The problem with this is that video game complexities are varied and specific. Each rule of the game must be learned individually. And because learning/memorizing is a very slow and mysterious process, fast pace games can create a significant skill barriers. So, assuming the skill level is the same for a moderate versus a fast paced game, then this is really an issue of balance. With a more well rounded skill spectrum, players can use a variety of skills to help them learn and operate within the game system. The more players can use their dexterity, adaptation, reflex, and timing skills without taxing much of their knowledge skills the more engaging and the more clearly the game actions are communicated. Furthermore, the player can stay in the flow zone easier. More on that later.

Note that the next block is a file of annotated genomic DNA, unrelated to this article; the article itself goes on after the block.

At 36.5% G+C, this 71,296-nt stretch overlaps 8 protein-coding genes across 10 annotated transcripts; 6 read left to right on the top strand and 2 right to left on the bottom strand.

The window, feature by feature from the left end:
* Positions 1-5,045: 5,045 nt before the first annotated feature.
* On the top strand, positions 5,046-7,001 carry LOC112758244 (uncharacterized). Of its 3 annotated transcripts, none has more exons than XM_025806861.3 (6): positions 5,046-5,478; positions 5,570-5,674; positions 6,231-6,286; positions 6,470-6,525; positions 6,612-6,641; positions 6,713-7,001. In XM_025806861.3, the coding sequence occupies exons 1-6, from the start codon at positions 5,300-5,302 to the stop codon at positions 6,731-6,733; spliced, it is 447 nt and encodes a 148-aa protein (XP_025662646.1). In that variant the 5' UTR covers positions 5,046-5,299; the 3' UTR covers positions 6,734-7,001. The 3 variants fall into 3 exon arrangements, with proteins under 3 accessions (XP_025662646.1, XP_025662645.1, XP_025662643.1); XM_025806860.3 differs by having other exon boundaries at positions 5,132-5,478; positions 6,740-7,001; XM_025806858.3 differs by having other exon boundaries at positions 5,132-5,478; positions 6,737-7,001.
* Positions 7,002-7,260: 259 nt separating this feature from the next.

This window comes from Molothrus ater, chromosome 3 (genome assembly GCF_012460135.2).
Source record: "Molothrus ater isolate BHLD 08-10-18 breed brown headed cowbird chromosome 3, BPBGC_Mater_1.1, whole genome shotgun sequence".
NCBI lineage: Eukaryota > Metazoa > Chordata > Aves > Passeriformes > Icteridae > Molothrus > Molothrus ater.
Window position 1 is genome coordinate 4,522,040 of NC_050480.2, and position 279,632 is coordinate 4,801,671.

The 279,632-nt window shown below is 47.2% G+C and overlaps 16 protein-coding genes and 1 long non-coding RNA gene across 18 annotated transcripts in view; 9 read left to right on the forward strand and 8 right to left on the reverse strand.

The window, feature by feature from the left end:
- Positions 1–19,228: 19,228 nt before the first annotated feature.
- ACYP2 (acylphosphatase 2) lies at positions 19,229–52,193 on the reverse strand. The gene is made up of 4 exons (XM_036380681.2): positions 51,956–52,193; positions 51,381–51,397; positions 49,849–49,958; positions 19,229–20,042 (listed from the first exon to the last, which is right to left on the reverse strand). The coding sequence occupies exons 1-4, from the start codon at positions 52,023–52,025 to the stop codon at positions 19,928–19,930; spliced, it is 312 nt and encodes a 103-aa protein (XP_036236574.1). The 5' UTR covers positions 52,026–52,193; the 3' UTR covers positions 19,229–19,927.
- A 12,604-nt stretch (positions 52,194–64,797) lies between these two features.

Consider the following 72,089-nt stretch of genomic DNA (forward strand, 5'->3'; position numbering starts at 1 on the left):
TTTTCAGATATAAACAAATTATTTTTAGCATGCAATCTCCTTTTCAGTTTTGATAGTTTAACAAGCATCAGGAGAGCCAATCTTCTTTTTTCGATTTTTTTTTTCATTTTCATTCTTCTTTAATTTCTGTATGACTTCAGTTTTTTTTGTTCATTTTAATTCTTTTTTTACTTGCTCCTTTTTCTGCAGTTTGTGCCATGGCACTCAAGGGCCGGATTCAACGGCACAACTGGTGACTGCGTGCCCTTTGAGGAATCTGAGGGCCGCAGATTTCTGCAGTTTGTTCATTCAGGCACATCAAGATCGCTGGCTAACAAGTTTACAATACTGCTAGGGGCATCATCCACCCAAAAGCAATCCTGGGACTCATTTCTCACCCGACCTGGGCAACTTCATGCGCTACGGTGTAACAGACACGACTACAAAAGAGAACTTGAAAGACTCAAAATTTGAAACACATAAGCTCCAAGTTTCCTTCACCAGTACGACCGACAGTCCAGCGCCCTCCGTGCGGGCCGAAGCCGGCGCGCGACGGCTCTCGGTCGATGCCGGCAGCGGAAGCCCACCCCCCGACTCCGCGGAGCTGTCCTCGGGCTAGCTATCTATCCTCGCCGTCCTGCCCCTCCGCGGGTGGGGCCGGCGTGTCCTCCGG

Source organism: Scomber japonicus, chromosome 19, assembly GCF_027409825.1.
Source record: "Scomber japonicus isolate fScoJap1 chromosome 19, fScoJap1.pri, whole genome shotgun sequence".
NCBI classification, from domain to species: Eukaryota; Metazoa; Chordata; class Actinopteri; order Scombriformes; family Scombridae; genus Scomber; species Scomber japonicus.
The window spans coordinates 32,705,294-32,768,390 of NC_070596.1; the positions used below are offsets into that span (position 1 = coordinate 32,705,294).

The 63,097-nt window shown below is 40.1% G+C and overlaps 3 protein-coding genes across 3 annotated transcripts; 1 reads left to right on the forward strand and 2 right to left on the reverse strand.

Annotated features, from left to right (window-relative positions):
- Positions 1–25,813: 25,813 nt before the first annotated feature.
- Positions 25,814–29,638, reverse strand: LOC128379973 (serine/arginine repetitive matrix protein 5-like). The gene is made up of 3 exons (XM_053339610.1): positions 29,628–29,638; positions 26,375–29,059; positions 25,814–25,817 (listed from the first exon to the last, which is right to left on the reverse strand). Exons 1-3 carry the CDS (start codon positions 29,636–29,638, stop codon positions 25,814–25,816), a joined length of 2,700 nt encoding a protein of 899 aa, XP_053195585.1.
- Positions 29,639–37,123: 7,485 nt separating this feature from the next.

When Mario gets hurt or grabs a powerup the game pauses giving the player a moment to breath and analyze the action. Otherwise, Super Mario Brothers is a game of moderate speed. To increase the speed of player, you're free to use the RUN mechanic. 

Game speed in this sense also applies to mechanics design. For example, in a paltformer if the character movement is very fast, even with no other moving elements the platforming gameplay tends to be fast paced. Likewise, mechanics that have very quick animations cycles or that cancel into other moves can increase the speed of a game. 

Indie games with speed issues:


Article originally appeared on Critical-Gaming Network (http://critical-gaming.com/).